Collaboration Applications: Collaboration network applications are mainly used inside a company for a group of employees to work together for a common task. Collaboration network applications allow employees to transfer their files to a central storage repository and work together on it. E.g. – MS SharePoint, IBM Lotus Notes, Oracle Beehive, Novell GroupWise
Local Area Network (LAN) & Wide Area Network (WAN):
LAN: Local Area Network (LAN) is a computer network, which is limited to a small office, single building, multiple buildings inside a campus etc. Typically a Local Area Network (LAN) is a private network owned and maintained by a single organization.
WAN: A Wide Area Network (WAN) spans over multiple geographic locations, which is composed of multiple LANs. It is nearly impossible for a small to medium organization (except Network Service Providers) to pull network cables between their two offices in two different countries located 1000s of kms away. Network Service Providers (also called as ISPs) provide the connectivity solutions for Wide Area Networks (WAN).
Differences between LAN and WAN:
- A Local Area Network (LAN) is a private computer network that connects computers in small physical areas. Example: A small office, A Single building, Multiple buildings inside a campus etc. Wide Area Networks (WAN) is type of computer network to connect offices which are located in different geographical locations. Wide Area Network (WAN) depends mainly on Internet Service Providers (ISPs) for connection solutions.
- Local Area Network (LAN) has higher bandwidth rates. Current Local Area Networks (LANs) runs on bandwidths of 100 Mbps, 1 Gbps or 10 Gbps. Wide Area Networks (WAN) has lower bandwidth rates compared with Local Area Network (LAN). Current Local Area Networks runs on bandwidths of 4 Mbps, 8 Mbps, 20 Mbps, 50 Mbps or 100 Mbps.
- Local Area Network (LAN) bandwidth rates are almost constant. Local Area Network (LAN) bandwidth rates are dependent on characteristics of the LAN technology in use (Normally FastEthernet or Gigabit Ethernet). Since most of Wide Area Networks (WAN) connectivity solutions are dependent on Internet Service Providers (ISPs), budget related constraints affect the quality of WAN.
- Most of the current Local Area Networks (LANs) use Ethernet as the LAN Standard (FastEthernet 100 Mbps, or Gigabit Ethernet 1/10 Gbps). WAN uses technologies like VPN (Virtual Private Network) over Internet, MPLS, FrameRelay, or Leased Lines as WAN connectivity solutions.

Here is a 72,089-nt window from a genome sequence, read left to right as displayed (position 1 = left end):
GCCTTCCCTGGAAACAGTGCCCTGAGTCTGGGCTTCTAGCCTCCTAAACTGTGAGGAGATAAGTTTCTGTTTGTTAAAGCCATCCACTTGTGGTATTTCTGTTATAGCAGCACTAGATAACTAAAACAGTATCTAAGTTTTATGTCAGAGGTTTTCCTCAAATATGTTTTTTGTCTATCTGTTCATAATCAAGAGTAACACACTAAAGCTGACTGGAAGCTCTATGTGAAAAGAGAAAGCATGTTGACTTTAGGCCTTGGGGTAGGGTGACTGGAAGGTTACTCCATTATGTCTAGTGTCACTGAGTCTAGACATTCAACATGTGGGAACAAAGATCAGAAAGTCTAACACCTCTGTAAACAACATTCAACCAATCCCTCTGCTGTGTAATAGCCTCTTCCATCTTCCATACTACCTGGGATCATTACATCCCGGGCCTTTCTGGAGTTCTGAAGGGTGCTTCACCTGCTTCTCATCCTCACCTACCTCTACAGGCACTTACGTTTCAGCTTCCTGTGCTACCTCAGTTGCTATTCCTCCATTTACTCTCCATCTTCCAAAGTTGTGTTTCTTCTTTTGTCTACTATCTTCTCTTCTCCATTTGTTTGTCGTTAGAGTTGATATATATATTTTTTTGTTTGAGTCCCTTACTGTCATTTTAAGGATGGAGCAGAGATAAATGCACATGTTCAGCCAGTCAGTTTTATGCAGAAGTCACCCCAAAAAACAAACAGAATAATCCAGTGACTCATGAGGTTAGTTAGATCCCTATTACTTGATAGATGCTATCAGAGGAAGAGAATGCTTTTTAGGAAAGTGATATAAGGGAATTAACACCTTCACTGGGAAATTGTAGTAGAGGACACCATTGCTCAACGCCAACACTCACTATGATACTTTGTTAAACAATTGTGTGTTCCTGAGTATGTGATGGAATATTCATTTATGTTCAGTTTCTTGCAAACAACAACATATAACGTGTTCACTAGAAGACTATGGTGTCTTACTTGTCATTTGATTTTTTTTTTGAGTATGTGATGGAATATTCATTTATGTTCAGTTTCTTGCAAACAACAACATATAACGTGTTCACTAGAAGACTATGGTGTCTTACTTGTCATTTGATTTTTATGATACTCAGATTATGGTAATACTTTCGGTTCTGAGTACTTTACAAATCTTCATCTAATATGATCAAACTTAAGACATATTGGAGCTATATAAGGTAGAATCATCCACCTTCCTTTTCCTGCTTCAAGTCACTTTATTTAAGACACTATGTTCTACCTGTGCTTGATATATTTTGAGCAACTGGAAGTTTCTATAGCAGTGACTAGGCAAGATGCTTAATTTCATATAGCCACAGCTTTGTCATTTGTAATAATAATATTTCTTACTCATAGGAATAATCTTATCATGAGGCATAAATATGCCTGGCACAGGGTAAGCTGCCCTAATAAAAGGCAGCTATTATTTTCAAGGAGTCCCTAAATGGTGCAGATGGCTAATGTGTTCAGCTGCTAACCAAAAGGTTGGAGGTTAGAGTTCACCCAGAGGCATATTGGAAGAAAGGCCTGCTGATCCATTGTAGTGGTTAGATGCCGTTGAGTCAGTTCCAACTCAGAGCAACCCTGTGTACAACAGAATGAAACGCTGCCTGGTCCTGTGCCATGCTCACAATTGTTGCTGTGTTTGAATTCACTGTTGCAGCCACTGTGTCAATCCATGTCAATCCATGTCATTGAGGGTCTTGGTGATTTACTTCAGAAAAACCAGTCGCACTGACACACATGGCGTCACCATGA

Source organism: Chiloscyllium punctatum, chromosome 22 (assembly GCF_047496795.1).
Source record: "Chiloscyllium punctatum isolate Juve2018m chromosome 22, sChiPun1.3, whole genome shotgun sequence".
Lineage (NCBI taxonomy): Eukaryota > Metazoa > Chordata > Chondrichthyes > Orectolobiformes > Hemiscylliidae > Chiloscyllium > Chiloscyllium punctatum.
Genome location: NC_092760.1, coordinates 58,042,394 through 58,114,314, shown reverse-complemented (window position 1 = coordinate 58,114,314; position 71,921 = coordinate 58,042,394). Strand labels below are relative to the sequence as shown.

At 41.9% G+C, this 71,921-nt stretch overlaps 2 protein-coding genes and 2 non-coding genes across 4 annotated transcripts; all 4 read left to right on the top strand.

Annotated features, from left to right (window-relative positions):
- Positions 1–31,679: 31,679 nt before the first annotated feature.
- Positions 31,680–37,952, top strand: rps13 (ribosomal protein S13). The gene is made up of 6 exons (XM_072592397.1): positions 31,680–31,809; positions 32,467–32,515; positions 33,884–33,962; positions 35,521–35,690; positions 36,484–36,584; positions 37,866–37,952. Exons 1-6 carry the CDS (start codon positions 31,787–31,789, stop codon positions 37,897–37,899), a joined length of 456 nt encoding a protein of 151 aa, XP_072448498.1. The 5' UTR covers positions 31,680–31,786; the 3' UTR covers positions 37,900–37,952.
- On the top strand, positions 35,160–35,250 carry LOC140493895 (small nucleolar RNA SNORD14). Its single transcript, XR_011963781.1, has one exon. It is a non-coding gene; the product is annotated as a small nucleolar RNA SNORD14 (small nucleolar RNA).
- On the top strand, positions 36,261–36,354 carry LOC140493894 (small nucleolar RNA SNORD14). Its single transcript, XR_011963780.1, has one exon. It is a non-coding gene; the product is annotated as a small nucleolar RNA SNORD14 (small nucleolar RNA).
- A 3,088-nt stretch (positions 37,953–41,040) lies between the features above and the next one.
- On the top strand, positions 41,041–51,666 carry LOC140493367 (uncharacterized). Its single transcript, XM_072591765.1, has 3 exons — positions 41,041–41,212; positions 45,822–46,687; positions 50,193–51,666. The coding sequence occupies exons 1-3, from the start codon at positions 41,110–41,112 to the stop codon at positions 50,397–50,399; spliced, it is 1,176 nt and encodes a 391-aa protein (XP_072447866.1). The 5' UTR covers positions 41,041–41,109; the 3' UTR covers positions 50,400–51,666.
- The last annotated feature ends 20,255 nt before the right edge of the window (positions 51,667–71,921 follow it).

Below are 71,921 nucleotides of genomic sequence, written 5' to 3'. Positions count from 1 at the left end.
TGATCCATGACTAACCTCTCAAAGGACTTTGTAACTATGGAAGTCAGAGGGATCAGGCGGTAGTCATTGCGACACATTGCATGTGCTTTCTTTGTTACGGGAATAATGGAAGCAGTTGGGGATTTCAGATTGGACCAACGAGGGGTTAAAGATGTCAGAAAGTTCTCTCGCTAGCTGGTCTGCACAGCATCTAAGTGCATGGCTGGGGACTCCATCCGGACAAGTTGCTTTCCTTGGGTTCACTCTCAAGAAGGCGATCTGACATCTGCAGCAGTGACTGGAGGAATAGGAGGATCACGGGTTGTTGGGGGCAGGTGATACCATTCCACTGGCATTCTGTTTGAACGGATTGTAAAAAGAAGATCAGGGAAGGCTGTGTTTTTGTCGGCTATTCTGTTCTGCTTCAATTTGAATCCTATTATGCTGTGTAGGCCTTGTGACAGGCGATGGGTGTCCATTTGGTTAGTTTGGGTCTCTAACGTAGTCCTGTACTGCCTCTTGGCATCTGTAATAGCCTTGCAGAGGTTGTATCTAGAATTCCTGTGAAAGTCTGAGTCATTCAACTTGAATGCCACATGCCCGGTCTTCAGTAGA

- Since Local Area Networks (LANs) are private networks, managed by dedicated local network administrators, Local Area Networks (LANs) are more reliable and secure than Wide Area Networks (WANs). Since Wide Area Networks (WANs) involve 3rd party service providers, WAN networks are less reliable and secure.
- Initial set-up costs for Local Area Networks (LANs) are low as the devices required to set up the networks are cheap. Initial set-up costs for Wide Area Networks (WANs) are high, because of the devices (Routers, Firewalls etc), cables and manpower required.
- Local Area Networks (LANs) running costs are less Wide Area Networks (WANs) running costs are high. Wide Area Networks (WANs) normally have recurring monthly cost as Service Provider access fees.
- Wide Area Networks (WANs) are more congested than Local Area Networks (LANs)
Other less used categories of networks are as follows:
Campus Area Networks (CAN): Campus Area Networks (CAN) is a computer network consisting of multiple LANs, which is connected together in a huge Campus. For example; inside a huge University, a huge Business Park or a huge Hospital, spanned over multiple buildings, spread over 100s of Acres of land area.
Metropolitan Area Network (MAN): Metropolitan Area Network (MAN) is larger than Campus Area Networks (CAN) when considering the area covered, but, smaller than a Wide Area Networks (WAN). Metropolitan Area Network (MAN) interconnects a number of LANs using a high-bandwidth backbone links inside a city.
This article is written by Deepak Arora